The earliest human settlement at Pagan is radiocarbon dated to c. 650 CE. But evidence is inconclusive to prove that it was specifically a Burman settlement, not just another Pyu settlement.[13] The 7th century settlement was part of the Pyu realm, which by then had been in existence in the Irrawaddy valley since the 2nd century BCE. (Archaeological evidence shows that as early as the 2nd century BCE, the Pyu had built water-management systems along secondary streams in central and northern parts of the Irrawaddy basin and had founded one of Southeast Asia's earliest urban centres. By the early centuries CE, several walled cities and towns had emerged. The architectural and artistic evidence indicates the Pyu realm's contact with Indian culture by the 4th century CE. The city-states boasted kings and palaces, moats and massive wooden gates, and always 12 gates for each of the signs of the zodiac, one of the many enduring patterns that would continue until the British occupation. Sri Ksetra emerged as the premier Pyu city-state in the 7th century CE. Although the size of the city-states and the scale of political organisation grew during the 7th to early 9th centuries, no sizeable kingdom had yet emerged by the 9th century.[11][14])

Arrival of the Mranma[edit]

According to G.H. Luce's reconstruction, the millennium-old Pyu realm came crashing down under repeated attacks by the Nanzhao Kingdom of Yunnan between the 750s and 830s CE. Like that of the Pyu, the original home of Burmans prior to Yunnan is believed to be present-day Qinghai and Gansu provinces.[15][16][17] After the Nanzhao attacks had greatly weakened the Pyu city-states, large numbers of Burman warriors and their families first entered the Pyu realm in the 830s and 840s and settled at the confluence of the Irrawaddy and Chindwin rivers, perhaps to help Nanzhao pacify the surrounding countryside.[18] Indeed, the naming system of the early Pagan kings—Pyusawhti and his descendants for six generations—was identical to that of the Nanzhao kings where the last name of the father became the first name of the son.[19][20]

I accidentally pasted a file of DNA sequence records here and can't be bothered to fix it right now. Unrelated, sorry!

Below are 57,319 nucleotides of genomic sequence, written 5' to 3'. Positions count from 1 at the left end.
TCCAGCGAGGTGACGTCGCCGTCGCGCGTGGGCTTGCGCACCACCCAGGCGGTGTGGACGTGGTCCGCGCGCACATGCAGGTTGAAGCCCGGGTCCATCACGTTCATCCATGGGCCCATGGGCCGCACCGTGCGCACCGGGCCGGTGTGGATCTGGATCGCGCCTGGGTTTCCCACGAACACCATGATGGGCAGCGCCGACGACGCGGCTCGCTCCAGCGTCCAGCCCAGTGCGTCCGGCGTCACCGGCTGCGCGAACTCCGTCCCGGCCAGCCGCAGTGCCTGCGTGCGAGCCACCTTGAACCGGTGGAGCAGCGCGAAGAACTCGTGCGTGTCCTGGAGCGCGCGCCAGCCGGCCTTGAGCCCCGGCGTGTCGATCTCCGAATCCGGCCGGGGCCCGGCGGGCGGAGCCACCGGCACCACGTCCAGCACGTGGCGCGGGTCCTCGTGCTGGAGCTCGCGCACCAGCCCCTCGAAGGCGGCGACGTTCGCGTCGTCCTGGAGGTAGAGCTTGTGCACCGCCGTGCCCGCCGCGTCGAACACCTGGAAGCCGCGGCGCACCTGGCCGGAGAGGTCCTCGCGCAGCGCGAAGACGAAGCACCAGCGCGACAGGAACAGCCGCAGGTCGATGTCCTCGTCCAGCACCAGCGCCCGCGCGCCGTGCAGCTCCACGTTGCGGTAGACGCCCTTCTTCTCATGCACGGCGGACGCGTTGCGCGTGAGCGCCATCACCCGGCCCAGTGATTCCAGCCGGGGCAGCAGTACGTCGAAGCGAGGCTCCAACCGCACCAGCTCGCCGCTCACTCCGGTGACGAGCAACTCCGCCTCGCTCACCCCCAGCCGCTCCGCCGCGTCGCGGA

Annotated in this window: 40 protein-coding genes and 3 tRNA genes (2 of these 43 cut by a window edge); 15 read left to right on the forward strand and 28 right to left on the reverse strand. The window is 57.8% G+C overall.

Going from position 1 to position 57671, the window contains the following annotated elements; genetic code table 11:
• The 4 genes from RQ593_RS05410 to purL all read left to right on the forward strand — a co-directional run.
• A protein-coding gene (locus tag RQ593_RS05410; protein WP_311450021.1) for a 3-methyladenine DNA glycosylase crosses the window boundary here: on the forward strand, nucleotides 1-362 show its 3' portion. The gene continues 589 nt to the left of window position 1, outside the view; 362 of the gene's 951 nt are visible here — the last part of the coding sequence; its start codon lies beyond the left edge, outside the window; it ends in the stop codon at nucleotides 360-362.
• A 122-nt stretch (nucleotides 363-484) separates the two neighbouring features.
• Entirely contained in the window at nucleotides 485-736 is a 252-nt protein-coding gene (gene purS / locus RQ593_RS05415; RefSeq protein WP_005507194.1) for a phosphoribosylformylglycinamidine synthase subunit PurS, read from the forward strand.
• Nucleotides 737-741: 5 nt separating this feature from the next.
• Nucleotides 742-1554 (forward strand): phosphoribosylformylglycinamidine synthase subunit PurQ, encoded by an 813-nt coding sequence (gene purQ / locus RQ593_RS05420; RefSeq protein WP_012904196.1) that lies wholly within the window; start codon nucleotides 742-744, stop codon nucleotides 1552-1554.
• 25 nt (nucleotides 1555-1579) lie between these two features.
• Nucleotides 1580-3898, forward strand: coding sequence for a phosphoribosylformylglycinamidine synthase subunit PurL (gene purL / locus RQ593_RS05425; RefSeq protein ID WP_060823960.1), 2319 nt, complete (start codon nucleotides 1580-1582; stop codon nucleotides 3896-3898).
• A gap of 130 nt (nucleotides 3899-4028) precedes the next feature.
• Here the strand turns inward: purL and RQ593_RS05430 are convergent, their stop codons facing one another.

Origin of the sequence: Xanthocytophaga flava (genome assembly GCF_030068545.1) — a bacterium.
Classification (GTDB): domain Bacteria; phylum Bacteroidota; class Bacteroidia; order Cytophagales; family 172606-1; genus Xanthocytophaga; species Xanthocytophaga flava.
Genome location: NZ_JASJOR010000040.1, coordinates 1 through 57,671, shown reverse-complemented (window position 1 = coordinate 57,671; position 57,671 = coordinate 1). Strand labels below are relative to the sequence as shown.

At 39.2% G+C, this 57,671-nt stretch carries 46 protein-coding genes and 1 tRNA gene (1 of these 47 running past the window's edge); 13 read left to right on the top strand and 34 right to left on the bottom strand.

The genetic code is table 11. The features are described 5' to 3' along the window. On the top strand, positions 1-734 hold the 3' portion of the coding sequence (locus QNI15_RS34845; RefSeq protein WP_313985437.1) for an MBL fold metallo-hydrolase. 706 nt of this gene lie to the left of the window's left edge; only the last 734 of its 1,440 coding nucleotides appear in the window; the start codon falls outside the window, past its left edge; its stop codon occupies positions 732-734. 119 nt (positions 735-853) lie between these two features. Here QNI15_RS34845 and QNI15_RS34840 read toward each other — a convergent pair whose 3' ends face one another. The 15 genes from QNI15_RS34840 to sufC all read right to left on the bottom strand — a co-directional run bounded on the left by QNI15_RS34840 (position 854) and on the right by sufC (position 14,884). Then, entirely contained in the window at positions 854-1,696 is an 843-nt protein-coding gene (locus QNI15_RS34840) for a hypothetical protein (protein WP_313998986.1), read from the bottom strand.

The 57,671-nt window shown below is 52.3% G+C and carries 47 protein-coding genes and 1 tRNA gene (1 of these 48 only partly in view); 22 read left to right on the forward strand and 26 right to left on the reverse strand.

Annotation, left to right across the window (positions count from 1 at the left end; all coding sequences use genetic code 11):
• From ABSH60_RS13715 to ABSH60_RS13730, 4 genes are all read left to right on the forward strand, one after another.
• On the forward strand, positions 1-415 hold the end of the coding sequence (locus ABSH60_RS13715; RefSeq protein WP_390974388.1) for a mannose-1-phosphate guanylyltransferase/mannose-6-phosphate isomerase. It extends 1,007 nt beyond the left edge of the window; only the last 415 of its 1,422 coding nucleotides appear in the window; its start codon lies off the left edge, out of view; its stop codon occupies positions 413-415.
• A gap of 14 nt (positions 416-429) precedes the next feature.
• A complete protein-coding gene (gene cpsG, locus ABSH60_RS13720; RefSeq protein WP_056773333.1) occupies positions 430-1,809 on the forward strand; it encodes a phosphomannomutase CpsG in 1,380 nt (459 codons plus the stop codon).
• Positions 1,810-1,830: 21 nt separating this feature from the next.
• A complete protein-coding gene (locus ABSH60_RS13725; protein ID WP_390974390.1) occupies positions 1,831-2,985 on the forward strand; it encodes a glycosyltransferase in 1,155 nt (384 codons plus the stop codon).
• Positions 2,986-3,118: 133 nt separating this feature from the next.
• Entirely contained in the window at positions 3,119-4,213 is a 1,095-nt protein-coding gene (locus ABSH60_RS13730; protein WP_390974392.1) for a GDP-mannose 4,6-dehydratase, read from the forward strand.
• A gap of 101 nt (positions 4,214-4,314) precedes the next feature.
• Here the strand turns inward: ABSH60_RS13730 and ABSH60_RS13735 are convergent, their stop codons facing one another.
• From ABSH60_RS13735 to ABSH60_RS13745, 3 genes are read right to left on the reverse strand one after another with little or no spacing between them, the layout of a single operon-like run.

Despite the legendary nature of both pre-Buddhist and Hmannan's Buddhist-inspired stories, a historical Pyusawhti likely existed. Historians conjecture that the historical Pyusawhti was likely a minor chief of the Nanzhao Kingdom, who was in the vanguard of the Nanzhao invasions of the upper Irrawaddy valley that began in 754 (and lasted until the 830s). Pyusawhti's victory over the Chinese likely refers to the Nanzhao victory over the Chinese in the same era, in which Pyusawhti and his contingents may have participated.[21]

The Pagan "kingdom" Pyusawhti led was likely a small settlement among many other small settlements in the area. (The chronicles count 19 settlements.) In the 8th century, Pagan was not yet a city or even a city-state, let alone a "kingdom". The city was merely one of several competing city-states until the 10th century.[22] Furthermore, the 38 kings of Pagan Dynasty—from Pyusawhti to Sokkate, prior to the historically verified king Anawrahta—were probably contemporary chiefs of the Pagan area's settlements. According to the British colonial era historian GE Harvey, the Burmese chroniclers likely arranged the lists of rulers of early Burmese polities consecutively, "wishing to portray a continuous lineage stretching back to divine antiquity."[23]

However, some scholars believe that Burmans had arrived in Myanmar much earlier than the mainstream opinion holds. Htin Aung contends that the arrival of Burmans may have been a few centuries earlier, perhaps the early 7th century.[Note 4] Historians Michael Aung-Thwin and Matrii Aung-Thwin write that the 19 villages that first formed the city of Pagan according to the chronicles are "probably" "legendary" but "the origins of the Burmese speakers in Myanmar may well be earlier than, and had nothing to do with, the Nanzhao raid of AD 832".[24]

Thant Myint-U summarises the mainstream opinion that "the Nanzhao Empire had washed up on the banks of the Irrawaddy, and would find a new life, fused with an existing and ancient culture, to produce one of the most impressive little kingdoms of the medieval world. From this fusion would result the Burmese people, and the foundations of modern Burmese culture."[19]

Rise of Pagan[edit]

The Tharabha Gate at Pagan (Bagan), the only remaining section of the old walls. The main walls are dated to c. 1020 CE and the earliest pieces of the walls to c. 980 CE.